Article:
Following a wave of bomb threats to Jewish community centres and desecrations at cemeteries throughout the United States the Department of Homeland Security is stepping up protection for American Jews.
"Over the past several weeks, the country has seen unacceptable and escalating threats and actual harassment directed at faith-based communities around the country, with a particular focus on threats to Jewish Community Centers," said Secretary of Homeland Security John Kelly in a statement on Wednesday 1 March.
Kelly said that on Wednesday he met with the executive directors of the Jewish Community Center Association of North America (JCC) to offer them advice. The group leads 150 community groups throughout the United States.
According to the Anti-Defamation League (ADL), more than 90 bomb threats have been called in to Jewish community gathering places since January.
The CEO of one Northeastern JCC told CNN, wishing to remain anonymous to guard against copycats, said: "This is the first time in the 60-plus years of our organisation we have had a bomb threat called in. And now we've had three bomb threats this year."
On Wednesday the ADL reported that at least 20 bomb threats were made against JCCs and Jewish day schools on Monday this week. The group says it's the fifth wave of bomb threats since 1 January. New York was among the states where bomb threats were issued on Monday, including New York City.
"This is repugnant to everything we believe as New Yorkers," said New York Governor Andrew Cuomo as he toured an Albany JCC on Wednesday. "It is an act of cowardice."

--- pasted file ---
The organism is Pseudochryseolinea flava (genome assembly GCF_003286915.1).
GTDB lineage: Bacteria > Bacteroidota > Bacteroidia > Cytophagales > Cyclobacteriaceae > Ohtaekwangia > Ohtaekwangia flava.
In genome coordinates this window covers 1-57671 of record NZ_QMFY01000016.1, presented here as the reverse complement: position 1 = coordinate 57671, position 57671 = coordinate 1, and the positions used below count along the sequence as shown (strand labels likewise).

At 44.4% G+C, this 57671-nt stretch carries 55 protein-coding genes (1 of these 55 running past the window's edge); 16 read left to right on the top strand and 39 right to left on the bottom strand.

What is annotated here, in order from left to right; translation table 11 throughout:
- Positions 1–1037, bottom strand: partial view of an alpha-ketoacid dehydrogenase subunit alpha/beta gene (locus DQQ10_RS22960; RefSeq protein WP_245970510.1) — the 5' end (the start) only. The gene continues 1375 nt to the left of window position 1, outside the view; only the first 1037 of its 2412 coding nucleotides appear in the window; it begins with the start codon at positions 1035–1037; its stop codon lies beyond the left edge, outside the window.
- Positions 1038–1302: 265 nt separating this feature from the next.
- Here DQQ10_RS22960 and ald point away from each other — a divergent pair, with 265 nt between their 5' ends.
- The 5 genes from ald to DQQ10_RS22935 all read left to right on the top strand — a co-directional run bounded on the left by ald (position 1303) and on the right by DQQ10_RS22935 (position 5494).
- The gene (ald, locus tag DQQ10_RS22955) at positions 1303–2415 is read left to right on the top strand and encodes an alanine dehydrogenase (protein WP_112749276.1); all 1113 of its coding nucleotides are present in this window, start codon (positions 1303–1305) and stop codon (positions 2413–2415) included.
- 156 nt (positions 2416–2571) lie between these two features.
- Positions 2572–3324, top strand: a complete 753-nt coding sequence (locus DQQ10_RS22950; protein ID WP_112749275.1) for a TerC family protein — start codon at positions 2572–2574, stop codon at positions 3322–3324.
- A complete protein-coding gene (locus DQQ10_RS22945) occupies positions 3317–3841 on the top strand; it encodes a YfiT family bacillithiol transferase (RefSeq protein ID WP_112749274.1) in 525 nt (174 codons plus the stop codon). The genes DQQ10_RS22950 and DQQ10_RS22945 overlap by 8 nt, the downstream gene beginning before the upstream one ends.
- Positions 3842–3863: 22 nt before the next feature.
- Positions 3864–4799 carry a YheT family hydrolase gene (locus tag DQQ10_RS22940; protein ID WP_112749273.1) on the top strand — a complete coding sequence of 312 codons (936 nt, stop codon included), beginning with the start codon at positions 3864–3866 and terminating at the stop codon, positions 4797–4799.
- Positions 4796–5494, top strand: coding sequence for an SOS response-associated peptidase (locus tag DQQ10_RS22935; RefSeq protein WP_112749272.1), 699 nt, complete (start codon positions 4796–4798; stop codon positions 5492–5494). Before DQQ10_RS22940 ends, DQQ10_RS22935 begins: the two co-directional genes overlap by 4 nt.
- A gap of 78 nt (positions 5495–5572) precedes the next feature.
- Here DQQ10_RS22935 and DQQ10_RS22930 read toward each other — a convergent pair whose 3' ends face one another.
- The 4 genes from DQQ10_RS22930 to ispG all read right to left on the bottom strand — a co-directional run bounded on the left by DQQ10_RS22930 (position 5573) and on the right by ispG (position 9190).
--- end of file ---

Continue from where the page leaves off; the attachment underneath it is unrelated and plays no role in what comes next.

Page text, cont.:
Kelly said homeland security counter-terrorism experts will be offering Jewish communities in all 50 states "vulnerability assessments" for their buildings and meeting places, help getting training on bombing prevention and how to deal with a mass shooting attack, as well as other advice on how to improve security.
"Over the past 18 months, we've held active shooter preparedness workshops with Jewish Community Centers in San Francisco, Richmond, VA, Cherry Hill, NJ, and Miami, with more sessions planned in Columbus, Ohio, Wilmington, NC and Philadelphia," Kelly said.
The Trump administration has faced criticism for its slow response to denounce the anti-Semetic attacks. Last week the Anne Frank Centre for Mutual Respect released a scathing statement claiming that anti-Semitism has infiltrated the White House after US President Donald Trump failed to condemn the growing number of attacks for weeks. Earlier that day Trump spoke out against anti-Semitic "bigotry and intolerance" and said "it has to stop."
The centre's executive director Steven Goldstein said in a post on Facebook: "The president's sudden acknowledgment is a Band-Aid on the cancer of anti-Semitism that has infected his own administration."
Trump repeated his condemnation of anti-Semitism at the beginning of his joint address to Congress on Tuesday evening. "Recent threats targeting Jewish Community Centers and vandalism of Jewish cemeteries ... remind us that while we may be a nation divided on policies, we are a country that stands united in condemning hate and evil in all its forms," Trump said.
Kelly said in his statement: "The right to worship and commune within and across faiths is fundamental to the American experience and our way of life," adding that the DHS will be there to make sure they are better prepared and "to manage the consequences of incidents if they happen."